Companies are increasingly using carbon targets as part of executive pay outcomes, according to a joint study by PwC UK and the London Business School (LBS) which analyses the carbon targets in executive pay at 50 of the top major European companies. 

The report reviews the quality of the implementation of ESG targets in executive pay in the STOXX Europe 50 constituents, with a particular focus on climate targets in pay, to see whether they can be included in an effective way that also meets investor expectations.

Analysis by PwC and LBS shows that the vast majority (78%) of companies have now adopted some measure of carbon target in executive pay, with payouts in carbon targets disclosed in 2022 averaging at 86%, and over half paying out at 100%. The report also shows that the bigger carbon emitters are more likely to put carbon measures in executive pay, and are therefore more likely to score well against investor expectations. 

The STOXX 50 companies are broken-down into two sub-categories: the ‘Climate Action 100+’ ((CA100+)14 out of the 50 companies) and the ‘non-Climate Action 100+’ ((non-CA100+) 36 out of the 50 companies), to look at differences in approaches. 

The levels of maturity in carbon reduction strategies are similar in CA100+ and non CA100+, with 68% using SBTi approved carbon reduction plans. The report also highlights that 80% of CA100+ companies that have an explicit carbon measure in pay have a broad statement linking this carbon measure to their long-term company plan (vs 72% of non-CA100+ companies). By contrast, only 10% of CA100+ companies provide a more comprehensive link (e.g. supported by numbers) versus 11% of non-CA100+ companies.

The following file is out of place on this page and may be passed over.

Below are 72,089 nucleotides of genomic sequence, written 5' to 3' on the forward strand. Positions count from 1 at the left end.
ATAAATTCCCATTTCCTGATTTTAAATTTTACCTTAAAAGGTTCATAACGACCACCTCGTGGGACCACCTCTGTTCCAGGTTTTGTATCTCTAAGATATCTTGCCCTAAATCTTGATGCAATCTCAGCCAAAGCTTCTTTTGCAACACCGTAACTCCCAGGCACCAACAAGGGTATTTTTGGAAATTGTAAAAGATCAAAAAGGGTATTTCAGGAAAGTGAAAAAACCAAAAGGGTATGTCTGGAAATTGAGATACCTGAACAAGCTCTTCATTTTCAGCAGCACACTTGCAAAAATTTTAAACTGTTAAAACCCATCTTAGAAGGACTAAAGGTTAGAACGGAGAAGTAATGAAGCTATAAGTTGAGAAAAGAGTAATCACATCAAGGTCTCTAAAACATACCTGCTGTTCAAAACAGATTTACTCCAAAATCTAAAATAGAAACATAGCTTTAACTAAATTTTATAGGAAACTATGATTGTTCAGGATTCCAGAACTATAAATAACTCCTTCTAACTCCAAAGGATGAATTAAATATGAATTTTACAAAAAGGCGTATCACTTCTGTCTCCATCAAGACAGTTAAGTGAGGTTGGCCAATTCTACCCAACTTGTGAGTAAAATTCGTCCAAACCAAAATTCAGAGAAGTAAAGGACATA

Almost all companies analysed say carbon is considered in executive pay, but there is a wide spectrum of approaches for how it has been adopted. At one end of the spectrum, carbon is just one item on a list to consider as part of a basket of qualitative ESG measures, while at the other end, carbon can be a separately weighted quantitative component of the incentive plan tied directly into strategy.

PwC workforce ESG leader, Phillippa O’Connor, commented: “Climate change is having a huge impact on the way businesses operate, with net zero targets, mitigation and adaptation measures of growing interest to investors. Recently we’ve seen an explosion of interest from investors and companies linking executive pay to ESG targets. In fact, 86% of companies have now adopted ESG measures in their executive remuneration policies, as businesses want to demonstrate they are serious about the ESG challenges.

“Climate is the area of ESG with the strongest investor consensus. It’s crucial that leaders are clear on what is important to investors and understand the role they have to play in achieving both financial and non-financial metrics. Linking shareholder objectives to specific climate driven objectives gives leaders a clear definition of success, helps meet investor expectations, and ultimately helps achieve climate goals. Yet there are unintended consequences of linking pay to ESG metrics. ESG targets in pay is not always as simple as it seems and should not be viewed as the sole litmus test of a company’s commitments to ESG priorities. The challenge now must be to do it well, so that pay targets make a meaningful contribution to helping companies meet their climate goals.”

London Business School’s Department of Finance Leadership institute executive fellow, Tom Gosling, added:

“The momentum to include climate targets in pay is unstoppable. But if it’s not done well, there’s a risk that the practice just results in more pay, not more climate action. 

“At the moment most companies aren’t meeting investor expectations for meaningful, objective, and transparent climate pay metrics. But there are some potential quick wins, in particular improving transparency about future climate targets and clearly explaining the link to the trajectory of longer-term net zero commitments. 

“At the same time investors need to be careful not to be too prescriptive – climate targets in pay are not a panacea, and companies may have non-climate priorities that are more deserving of a place in pay plans.”